But many were more interested in making their music portable. In 1979, the Sony Walkman cassette player brought better sound to a generation raised on AM transistor radios. Released in 2001, Apple’s iPod allowed listeners to carry lots of music in their pockets. People could now enjoy their favorite songs while doing errands or running chores. They didn’t care that the quality was less than the best (and most expensive) stereo equipment. 

Some, however, still sought high fidelity. Audiophiles pay enormous sums for equipment that brings out every nuance of their recordings. Super Audio CDs (SACDs) promise more accuracy and dynamic range than compact disks. File formats like DSD and MQA preserve the original signal more faithfully than lossy (compressed) MP3 recordings. 

There is undoubtedly a market for high-end audio and high-definition recordings. But do they sound that much better than lesser technologies? 

Can You Hear the Difference?

A September 2007 blind test of Boston Audio Society members found that only 49.82% could distinguish between an SACD and a CD recording — a percentage no higher than random chance. A 2009 McGill University study found that average listeners had difficulty distinguishing between a CD and an MP3 compressed at more than 96kB. Experienced sound engineers preferred the CD even to 320kB MP3s. 

A quick look at human hearing and music production will be helpful:  

  • Limits of Hearing: A young person can usually hear the sound spectrum between 20 to 20,000hz. Most adults cannot hear anything above 15,000hz. A CD can cover a frequency range of 20 to 20,000 Hz: an SACD goes to 50,000 Hz. The highest note on a piccolo or a piano, C8, is 4,186 hertz. 
  • Dynamic range is the difference between the quietest and loudest passages in a recording. CD recordings can capture 96 dB of dynamic range: an SACD has 120 dB; 24-bit digital audio has 144 dB. Orchestral music’s dynamic range is below 80 dB. Any piece which took full advantage of these limits would leave its audience deaf.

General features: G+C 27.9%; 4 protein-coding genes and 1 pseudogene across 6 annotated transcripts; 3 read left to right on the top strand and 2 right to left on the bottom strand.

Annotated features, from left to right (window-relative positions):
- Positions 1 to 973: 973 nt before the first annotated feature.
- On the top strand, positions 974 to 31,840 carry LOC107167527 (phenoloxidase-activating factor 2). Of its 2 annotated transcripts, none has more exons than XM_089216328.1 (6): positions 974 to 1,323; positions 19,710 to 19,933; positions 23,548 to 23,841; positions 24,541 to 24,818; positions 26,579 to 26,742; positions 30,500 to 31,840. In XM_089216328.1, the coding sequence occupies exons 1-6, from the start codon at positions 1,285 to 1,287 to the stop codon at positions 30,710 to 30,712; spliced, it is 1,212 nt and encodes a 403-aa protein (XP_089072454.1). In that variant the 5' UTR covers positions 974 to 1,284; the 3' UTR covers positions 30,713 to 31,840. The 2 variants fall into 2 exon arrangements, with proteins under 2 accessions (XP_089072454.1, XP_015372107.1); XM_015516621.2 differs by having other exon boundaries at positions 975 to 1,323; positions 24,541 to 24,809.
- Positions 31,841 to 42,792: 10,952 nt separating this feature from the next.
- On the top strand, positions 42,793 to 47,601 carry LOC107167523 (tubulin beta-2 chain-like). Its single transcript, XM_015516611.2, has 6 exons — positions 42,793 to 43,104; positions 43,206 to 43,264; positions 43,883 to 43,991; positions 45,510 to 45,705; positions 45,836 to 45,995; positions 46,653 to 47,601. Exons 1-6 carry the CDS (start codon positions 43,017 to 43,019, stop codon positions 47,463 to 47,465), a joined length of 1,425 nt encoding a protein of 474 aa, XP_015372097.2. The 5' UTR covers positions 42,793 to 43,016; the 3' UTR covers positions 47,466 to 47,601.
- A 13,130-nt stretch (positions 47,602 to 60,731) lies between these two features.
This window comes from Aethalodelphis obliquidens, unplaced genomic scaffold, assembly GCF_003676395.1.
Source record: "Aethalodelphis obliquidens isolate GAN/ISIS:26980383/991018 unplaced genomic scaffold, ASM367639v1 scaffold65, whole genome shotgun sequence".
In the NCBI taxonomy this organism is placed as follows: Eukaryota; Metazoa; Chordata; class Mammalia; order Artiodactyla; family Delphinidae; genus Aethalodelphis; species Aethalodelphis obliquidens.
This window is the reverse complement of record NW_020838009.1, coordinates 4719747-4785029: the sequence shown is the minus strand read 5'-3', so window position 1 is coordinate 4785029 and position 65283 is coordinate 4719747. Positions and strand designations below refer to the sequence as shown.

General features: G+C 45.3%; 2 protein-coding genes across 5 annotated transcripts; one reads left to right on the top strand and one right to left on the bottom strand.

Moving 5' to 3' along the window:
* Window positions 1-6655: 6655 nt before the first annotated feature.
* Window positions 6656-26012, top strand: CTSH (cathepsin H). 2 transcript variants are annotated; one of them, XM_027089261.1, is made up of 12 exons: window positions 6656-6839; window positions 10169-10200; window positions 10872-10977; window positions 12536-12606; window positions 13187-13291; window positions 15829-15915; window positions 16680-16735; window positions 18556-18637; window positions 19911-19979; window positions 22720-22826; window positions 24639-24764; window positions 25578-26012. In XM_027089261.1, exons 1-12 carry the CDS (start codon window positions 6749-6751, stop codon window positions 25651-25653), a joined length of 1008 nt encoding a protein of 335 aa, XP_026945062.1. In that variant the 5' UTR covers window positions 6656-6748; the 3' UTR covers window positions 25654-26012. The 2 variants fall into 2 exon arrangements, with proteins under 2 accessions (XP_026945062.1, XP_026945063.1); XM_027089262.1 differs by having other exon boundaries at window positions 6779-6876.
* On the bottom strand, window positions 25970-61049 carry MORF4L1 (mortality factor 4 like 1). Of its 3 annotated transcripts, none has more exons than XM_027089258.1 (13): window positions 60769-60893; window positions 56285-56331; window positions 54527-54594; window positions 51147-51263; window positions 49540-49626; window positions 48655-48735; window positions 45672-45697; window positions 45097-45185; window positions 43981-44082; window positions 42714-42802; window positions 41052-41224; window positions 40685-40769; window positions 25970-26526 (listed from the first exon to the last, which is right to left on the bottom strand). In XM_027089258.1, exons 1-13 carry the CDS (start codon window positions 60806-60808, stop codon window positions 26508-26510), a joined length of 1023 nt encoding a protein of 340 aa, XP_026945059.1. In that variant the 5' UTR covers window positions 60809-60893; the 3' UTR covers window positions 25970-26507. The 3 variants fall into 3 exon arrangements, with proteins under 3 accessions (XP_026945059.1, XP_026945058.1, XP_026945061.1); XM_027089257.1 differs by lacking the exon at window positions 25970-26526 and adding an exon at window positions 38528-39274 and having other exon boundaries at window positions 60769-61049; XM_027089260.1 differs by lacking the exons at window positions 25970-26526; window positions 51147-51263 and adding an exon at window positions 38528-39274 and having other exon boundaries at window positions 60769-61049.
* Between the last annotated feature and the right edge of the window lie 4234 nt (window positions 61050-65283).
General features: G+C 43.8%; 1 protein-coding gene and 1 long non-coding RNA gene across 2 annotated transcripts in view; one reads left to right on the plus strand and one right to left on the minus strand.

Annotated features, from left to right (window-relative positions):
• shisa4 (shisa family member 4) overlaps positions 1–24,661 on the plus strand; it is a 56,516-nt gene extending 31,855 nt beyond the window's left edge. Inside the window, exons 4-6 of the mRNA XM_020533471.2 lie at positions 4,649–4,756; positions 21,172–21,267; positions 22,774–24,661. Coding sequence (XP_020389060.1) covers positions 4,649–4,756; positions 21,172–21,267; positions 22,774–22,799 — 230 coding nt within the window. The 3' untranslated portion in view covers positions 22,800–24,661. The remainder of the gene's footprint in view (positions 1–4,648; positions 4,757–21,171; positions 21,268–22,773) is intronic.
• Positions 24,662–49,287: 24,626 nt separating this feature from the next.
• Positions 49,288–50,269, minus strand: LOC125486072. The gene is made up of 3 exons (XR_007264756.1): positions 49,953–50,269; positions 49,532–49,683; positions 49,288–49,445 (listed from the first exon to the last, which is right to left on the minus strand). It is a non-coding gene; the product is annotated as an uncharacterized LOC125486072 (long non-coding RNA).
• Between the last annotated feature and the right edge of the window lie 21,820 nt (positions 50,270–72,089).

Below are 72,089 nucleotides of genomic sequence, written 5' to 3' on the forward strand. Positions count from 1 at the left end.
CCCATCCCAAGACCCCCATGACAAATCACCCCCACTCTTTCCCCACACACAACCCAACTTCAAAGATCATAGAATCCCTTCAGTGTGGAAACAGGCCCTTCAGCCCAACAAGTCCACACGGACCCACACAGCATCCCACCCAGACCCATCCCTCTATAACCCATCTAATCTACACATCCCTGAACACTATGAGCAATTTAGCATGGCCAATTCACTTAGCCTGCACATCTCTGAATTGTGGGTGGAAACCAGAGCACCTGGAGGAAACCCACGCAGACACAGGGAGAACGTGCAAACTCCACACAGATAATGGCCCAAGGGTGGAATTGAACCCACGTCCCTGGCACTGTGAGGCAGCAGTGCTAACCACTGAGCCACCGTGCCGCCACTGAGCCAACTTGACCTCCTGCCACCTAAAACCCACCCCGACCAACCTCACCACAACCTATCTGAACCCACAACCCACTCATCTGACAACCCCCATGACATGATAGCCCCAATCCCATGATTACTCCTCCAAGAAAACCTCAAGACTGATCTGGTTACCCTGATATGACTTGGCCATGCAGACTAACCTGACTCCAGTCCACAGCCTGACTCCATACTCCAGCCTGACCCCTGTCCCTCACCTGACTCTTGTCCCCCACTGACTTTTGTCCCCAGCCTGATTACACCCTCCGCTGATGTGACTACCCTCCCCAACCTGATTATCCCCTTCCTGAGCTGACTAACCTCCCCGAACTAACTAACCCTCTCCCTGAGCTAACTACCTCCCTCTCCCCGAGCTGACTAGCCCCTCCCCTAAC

• Loudness Wars between record producers have further limited dynamic range. Because louder songs jump out in a playlist, many sound engineers record at maximum volume, then use dynamic sound compression (DSC) to make soft passages louder. No matter the medium, these songs will still range between loud, louder, and distorted.  

The differences between a CD and a 320kB MP3 are so slight that only the most sensitive ears can detect them. The Boston Audio Society, a group of audiophiles, audio engineers, and musicians, struggled to distinguish between an SACD and a CD signal. Bluetooth may not be considered hi-fi by many audiophiles, but most people would not be able to hear the difference anyway.

Getting the Best Sound With Bluetooth

You can do a few things to improve your listening experience with Bluetooth equipment if you have problems. It may not be hi-fi, but these tips can help:

  • Move closer to the source. Bluetooth has a 10-meter (32.81-foot) range. But it can be blocked by thick walls or heavy furniture. If your signal keeps dropping or skipping, something may be standing between you and your music.
  • Turn off some apps. Your iPhone or computer may be running out of memory. GPS apps or syncing data can cut down on the available bandwidth and interfere with your music stream.
  • Make sure your earbuds fit correctly. If you are using earbuds, you should use the tip, which is snug but not uncomfortable. Loose buds will give you inferior sound and may fall out of your ear.
  • Comfortable headphones sound better. If you have an on-ear model, make sure the on-ear rest feels right. Over-ear headphones should completely cover your ear. Adjust until your headphones give you the best sound and the best fit.

Conclusion

Can Bluetooth be hi-fi? According to many audiophiles, no. But given the number of happy headphone users, Bluetooth works wonderfully for most people. The final decision lies with you and your ears.